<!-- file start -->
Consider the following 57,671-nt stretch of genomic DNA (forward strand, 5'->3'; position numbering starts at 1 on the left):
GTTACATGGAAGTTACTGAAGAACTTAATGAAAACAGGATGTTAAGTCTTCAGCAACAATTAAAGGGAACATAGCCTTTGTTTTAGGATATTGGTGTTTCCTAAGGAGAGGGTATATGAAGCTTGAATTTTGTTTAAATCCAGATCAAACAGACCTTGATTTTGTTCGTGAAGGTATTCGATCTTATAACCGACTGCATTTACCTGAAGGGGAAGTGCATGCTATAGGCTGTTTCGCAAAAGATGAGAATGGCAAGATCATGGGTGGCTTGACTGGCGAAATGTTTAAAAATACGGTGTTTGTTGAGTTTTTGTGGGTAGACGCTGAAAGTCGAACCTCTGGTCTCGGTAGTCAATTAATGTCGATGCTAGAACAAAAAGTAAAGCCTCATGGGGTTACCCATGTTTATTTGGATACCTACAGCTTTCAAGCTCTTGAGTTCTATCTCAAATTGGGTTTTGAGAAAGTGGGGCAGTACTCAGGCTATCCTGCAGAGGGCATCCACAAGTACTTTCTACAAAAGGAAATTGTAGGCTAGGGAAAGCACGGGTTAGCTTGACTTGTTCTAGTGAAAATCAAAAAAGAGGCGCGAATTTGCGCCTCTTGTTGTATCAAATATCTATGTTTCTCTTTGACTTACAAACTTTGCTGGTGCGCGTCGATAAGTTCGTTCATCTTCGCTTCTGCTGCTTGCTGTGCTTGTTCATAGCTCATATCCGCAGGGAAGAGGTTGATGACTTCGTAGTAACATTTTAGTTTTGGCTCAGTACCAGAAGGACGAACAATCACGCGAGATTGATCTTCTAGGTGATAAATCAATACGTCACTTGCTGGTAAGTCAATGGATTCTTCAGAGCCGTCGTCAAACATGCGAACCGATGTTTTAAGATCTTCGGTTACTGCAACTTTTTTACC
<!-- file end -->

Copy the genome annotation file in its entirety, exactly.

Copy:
Consider the following 57,671-nt stretch of genomic DNA (forward strand, 5'->3'; position numbering starts at 1 on the left):
GTTACATGGAAGTTACTGAAGAACTTAATGAAAACAGGATGTTAAGTCTTCAGCAACAATTAAAGGGAACATAGCCTTTGTTTTAGGATATTGGTGTTTCCTAAGGAGAGGGTATATGAAGCTTGAATTTTGTTTAAATCCAGATCAAACAGACCTTGATTTTGTTCGTGAAGGTATTCGATCTTATAACCGACTGCATTTACCTGAAGGGGAAGTGCATGCTATAGGCTGTTTCGCAAAAGATGAGAATGGCAAGATCATGGGTGGCTTGACTGGCGAAATGTTTAAAAATACGGTGTTTGTTGAGTTTTTGTGGGTAGACGCTGAAAGTCGAACCTCTGGTCTCGGTAGTCAATTAATGTCGATGCTAGAACAAAAAGTAAAGCCTCATGGGGTTACCCATGTTTATTTGGATACCTACAGCTTTCAAGCTCTTGAGTTCTATCTCAAATTGGGTTTTGAGAAAGTGGGGCAGTACTCAGGCTATCCTGCAGAGGGCATCCACAAGTACTTTCTACAAAAGGAAATTGTAGGCTAGGGAAAGCACGGGTTAGCTTGACTTGTTCTAGTGAAAATCAAAAAAGAGGCGCGAATTTGCGCCTCTTGTTGTATCAAATATCTATGTTTCTCTTTGACTTACAAACTTTGCTGGTGCGCGTCGATAAGTTCGTTCATCTTCGCTTCTGCTGCTTGCTGTGCTTGTTCATAGCTCATATCCGCAGGGAAGAGGTTGATGACTTCGTAGTAACATTTTAGTTTTGGCTCAGTACCAGAAGGACGAACAATCACGCGAGATTGATCTTCTAGGTGATAAATCAATACGTCACTTGCTGGTAAGTCAATGGATTCTTCAGAGCCGTCGTCAAACATGCGAACCGATGTTTTAAGATCTTCGGTTACTGCAACTTTTTTACC